Non-medical fabric face masks can limit the spread of COVID-19

11 June 2020

World Health Organization changes its position on the wearing of non-medical fabric face masks.

Man wearing face mask on a train

People should be encouraged to use non-medical fabric face masks, known simply as fabric masks, in situations where they are unable to physical distance beyond one metre – such as in supermarkets, on public transport or in crowded or confined spaces – says the World Health Organization (WHO).

Mask-wearing while out in public is also beneficial in high population density settings like refugee camps, informal settlements and slums, where public health measures such as physical distancing, contact tracing, testing, and isolation and care for suspected or confirmed COVID-19 cases are difficult to implement.

In the updated guidance, the WHO says fabric masks act as a barrier and can prevent the wearer of the mask from infecting others – known as source control – in settings where COVID-19 is known or suspected to be spreading in the community.

It’s the first time the WHO has recommended masks for infection control in the general public, and fabric masks specifically, during the COVID-19 pandemic. Policies mandating their use are already in place across Asia and in places where mask-wearing is not commonplace, such as the Czech Republic and the USA.

Fabric masks protect others from possible infection by the wearer. They are not medical masks, are not tested or standardised and can be homemade. They should contain at least three layers: a water-resistant outer layer, a water-absorbent inner layer, and a mid-layer which acts as a filter. 

Medical masks protect the wearer from getting or passing on the virus. They are performance-tested according to international standards looking at breathability and filtration. They are flat or pleated and are also known as surgical or procedural masks.

Respirators are a type of medical-grade mask with a more advanced filtering system. They are used where aerosol generating procedures are performed.

High-quality scientific evidence regarding the effectiveness of masks (both medical and non-medical) for healthy individuals in public places is limited, which meant the WHO didn’t change its position until now.

However, evidence is emerging around the transmission of COVID-19 by some pre-symptomatic (those infected with COVID-19 and not yet displaying symptoms), and asymptomatic (those infected who do not display symptoms) people, who may be unknowingly shedding the virus.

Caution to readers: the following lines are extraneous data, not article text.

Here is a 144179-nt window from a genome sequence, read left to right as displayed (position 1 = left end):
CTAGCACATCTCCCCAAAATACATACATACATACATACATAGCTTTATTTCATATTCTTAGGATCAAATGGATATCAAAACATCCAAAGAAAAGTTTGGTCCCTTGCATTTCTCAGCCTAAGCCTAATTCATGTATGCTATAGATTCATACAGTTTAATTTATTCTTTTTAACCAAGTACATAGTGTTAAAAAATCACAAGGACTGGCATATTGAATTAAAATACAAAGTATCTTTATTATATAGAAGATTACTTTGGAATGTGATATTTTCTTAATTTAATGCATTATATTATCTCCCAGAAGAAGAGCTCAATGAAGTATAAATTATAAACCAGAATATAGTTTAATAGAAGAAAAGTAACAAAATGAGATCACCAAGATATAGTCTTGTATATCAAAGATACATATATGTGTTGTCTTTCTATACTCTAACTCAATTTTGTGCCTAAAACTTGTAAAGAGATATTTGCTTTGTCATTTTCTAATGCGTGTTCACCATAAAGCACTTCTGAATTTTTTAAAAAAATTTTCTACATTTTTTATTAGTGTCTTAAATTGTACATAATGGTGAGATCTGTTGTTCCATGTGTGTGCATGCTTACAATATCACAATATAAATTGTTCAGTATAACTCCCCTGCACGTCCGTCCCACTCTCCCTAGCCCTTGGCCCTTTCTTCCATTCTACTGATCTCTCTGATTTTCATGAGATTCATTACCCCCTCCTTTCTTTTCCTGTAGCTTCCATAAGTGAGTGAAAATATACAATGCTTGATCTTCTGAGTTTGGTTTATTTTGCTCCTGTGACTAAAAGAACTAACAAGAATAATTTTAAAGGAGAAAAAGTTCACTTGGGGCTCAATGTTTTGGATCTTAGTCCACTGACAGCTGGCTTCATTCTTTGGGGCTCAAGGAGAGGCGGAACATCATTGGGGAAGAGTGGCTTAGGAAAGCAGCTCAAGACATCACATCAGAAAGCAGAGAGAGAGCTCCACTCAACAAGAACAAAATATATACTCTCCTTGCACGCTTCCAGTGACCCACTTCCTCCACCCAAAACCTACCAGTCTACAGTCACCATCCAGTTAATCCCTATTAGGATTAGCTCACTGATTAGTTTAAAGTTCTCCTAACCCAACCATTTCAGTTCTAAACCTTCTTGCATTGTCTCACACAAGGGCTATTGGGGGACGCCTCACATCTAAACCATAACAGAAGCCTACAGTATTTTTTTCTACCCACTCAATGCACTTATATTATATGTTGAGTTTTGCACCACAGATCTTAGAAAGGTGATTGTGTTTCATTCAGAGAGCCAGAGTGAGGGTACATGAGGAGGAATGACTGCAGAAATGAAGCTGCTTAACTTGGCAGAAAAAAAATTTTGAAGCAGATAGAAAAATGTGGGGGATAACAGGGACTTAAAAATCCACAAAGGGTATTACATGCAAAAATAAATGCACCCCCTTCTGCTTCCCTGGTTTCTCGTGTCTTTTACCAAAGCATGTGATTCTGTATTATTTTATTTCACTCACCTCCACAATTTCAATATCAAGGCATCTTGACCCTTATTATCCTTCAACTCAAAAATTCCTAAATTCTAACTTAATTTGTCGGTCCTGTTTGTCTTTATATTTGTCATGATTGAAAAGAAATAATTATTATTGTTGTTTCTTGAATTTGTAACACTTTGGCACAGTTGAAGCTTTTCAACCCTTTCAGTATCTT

In these cases, wearing fabric masks can prevent seemingly healthy people from passing on the virus in public space. However, they need to be used correctly in order to be effective – with frequent hand hygiene and awareness of the potential harms relating to self-contamination if you keep adjusting your mask.

Medical masks  

Given the alarming global shortage of medical masks and respirators, the WHO says these types of masks – which prevent the wearer from getting or passing on COVID-19 – should be reserved and prioritised for health care workers, people with COVID-19 symptoms and those caring for them.

Groups at an increased risk of developing severe COVID-19, such as people over 60 and those with certain pre-existing conditions, should also wear medical masks in situations where they are unable to physical distance from others.

The guidance recommends that all patient-facing health workers working in facilities in areas of known COVID-19 transmission should wear medical-grade masks continuously throughout the day. Health workers working with patients in the community should also consider wearing face masks when distances of one meter cannot be maintained.

We have lots more information on COVID-19 in our dedicated section – including advice for people living with HIV.

Photo credit:
iStock/Müge Ayma. Photos are used for illustrative purposes only, they do not imply health status or behaviour of any individuals depicted.

Written by Caitlin Mahon

Content Specialist - HIV & Sexual Health

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